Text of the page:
When you have access to numerous regional sports organizations and conceptualize their roles, we see our role as the glue to help bring these entities together to have important strategic conversations as a community,” Siegel said. “We’re talking about the size and scope of bandwidth and capacity we need in our facilities. We’re talking about education – at what level do we need to have conversations about curriculum so that if UCF and Valencia and Full Sail are offering certain majors, do we start to introduce that conversation at the middle school and high school levels?”

Community Focus

Ask Siegel his favorite sport, and he laughs. That would be like asking him to choose which of his four children he loves the best.

“Our No. 1 priority is for all sports entities to succeed in this community,” he said. “At the commission, we root hard for everybody. Whether it’s an established franchise like the Magic or City Soccer or a brand-new franchise like the Orlando Apollos, we want to see everyone succeed.”

He’ll always have a soft spot in his heart for hockey, he said. He spent much of his career in the National Hockey League working with the New Jersey Devils as part of a conglomerate with the New Jersey Nets basketball team and the New York Yankees baseball organization. In 2011, he was one of the investors who brought the defunct Solar Bears minor league hockey team back to life after an 11-year hiatus with the slogan “Out of hibernation.” The DeVos family bought the team in 2017 and incorporated it into the fold of the Orlando Magic organization.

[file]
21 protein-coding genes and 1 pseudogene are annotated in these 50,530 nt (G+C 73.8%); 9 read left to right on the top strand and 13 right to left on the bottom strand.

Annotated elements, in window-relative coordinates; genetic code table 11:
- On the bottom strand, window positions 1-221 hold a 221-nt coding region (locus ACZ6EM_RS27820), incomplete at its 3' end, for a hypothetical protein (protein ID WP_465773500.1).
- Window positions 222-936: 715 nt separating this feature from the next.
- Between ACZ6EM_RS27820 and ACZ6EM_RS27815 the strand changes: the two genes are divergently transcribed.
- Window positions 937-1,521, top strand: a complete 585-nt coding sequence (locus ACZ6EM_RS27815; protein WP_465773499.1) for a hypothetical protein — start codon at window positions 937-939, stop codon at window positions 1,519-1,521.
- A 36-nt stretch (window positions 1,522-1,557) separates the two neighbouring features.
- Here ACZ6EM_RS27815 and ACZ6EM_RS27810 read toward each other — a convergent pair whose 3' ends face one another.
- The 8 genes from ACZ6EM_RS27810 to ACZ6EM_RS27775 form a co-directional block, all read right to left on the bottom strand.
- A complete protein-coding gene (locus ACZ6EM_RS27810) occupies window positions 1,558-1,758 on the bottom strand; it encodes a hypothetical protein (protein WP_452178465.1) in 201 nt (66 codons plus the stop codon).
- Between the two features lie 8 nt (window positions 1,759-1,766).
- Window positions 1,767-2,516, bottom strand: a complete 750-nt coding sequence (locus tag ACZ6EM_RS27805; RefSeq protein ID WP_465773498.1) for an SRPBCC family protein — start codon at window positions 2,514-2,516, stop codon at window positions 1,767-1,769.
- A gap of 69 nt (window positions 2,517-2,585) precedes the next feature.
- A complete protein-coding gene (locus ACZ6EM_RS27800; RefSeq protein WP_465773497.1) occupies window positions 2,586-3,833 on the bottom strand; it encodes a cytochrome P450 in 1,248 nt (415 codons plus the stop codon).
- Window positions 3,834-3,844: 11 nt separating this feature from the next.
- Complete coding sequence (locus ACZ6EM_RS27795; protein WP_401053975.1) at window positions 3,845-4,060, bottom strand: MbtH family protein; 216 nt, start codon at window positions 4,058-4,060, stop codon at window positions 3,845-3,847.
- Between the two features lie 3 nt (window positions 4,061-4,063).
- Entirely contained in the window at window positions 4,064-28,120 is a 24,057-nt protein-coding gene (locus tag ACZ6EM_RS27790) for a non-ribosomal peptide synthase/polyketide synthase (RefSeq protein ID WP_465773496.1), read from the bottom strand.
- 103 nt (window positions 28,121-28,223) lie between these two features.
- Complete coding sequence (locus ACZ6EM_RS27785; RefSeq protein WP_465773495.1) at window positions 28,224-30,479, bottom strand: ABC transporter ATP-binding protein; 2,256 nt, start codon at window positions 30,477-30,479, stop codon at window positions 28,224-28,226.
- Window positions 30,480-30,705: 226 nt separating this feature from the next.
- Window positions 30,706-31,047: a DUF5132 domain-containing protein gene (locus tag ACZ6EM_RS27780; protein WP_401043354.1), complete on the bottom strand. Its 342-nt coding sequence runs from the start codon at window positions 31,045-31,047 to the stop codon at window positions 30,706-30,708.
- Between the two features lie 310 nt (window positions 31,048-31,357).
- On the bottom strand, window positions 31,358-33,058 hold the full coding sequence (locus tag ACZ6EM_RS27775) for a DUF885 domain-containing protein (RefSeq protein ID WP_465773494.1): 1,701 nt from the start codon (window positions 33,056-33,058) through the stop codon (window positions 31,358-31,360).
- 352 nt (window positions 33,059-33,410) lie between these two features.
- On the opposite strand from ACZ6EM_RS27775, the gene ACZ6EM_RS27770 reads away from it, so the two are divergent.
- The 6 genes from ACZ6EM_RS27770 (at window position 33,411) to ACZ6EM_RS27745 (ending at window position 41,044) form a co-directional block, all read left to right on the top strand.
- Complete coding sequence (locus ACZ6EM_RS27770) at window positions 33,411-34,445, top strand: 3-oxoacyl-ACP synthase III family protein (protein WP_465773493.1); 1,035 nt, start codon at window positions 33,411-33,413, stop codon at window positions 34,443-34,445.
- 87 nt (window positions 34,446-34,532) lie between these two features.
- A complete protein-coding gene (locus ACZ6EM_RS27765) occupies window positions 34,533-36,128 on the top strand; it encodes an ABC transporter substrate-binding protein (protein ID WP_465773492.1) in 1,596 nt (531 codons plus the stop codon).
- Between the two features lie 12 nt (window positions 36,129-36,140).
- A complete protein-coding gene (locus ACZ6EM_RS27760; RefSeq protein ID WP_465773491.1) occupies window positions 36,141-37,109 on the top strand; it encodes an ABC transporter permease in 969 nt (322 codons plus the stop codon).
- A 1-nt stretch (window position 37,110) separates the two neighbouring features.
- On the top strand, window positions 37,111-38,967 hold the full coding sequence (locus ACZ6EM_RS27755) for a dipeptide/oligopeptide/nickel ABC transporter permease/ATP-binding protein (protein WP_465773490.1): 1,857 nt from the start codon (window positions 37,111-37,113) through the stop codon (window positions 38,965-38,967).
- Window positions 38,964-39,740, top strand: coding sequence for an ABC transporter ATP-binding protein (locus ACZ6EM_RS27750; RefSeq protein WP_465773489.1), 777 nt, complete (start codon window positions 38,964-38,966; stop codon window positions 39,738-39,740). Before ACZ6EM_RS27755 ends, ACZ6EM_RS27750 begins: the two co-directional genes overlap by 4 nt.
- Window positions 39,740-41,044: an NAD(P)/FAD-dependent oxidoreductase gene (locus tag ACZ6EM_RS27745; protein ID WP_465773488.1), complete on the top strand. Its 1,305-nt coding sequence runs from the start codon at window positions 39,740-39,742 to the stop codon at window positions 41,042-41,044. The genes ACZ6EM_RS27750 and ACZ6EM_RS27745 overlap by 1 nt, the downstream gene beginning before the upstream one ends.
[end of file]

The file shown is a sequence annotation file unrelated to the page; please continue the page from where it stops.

He’s happy to be in Central Florida, where he and his wife, Sarah, are raising their family. When he’s not working or serving on one of numerous community boards, Siegel is the assistant coach of the Winter Park Little League Dodgers, a team that includes his 10-year-old son.

“I love our community,” Siegel said. “This is a community that treated us incredibly well when we brought the Solar Bears here in 2011. It’s a community where you can be incredibly successful because of how collaborative and inclusive we are at all levels, whether it’s public or private. There’s such a great story to tell. … If you’re here to contribute, this community will welcome you.”

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About the author

Diane Sears

A career journalist, author and advocate for business growth, Diane Sears is the CEO, editor and publisher of i4 Business. She is also the founder and president of DiVerse Media LLC, which has handled content marketing projects including nonfiction books, white papers, executive speeches and scripts since 2000. She is co-founder of the nonprofit Go for the Greens Foundation, which helps connect women-owned and minority-owned business owners with growth opportunities internationally.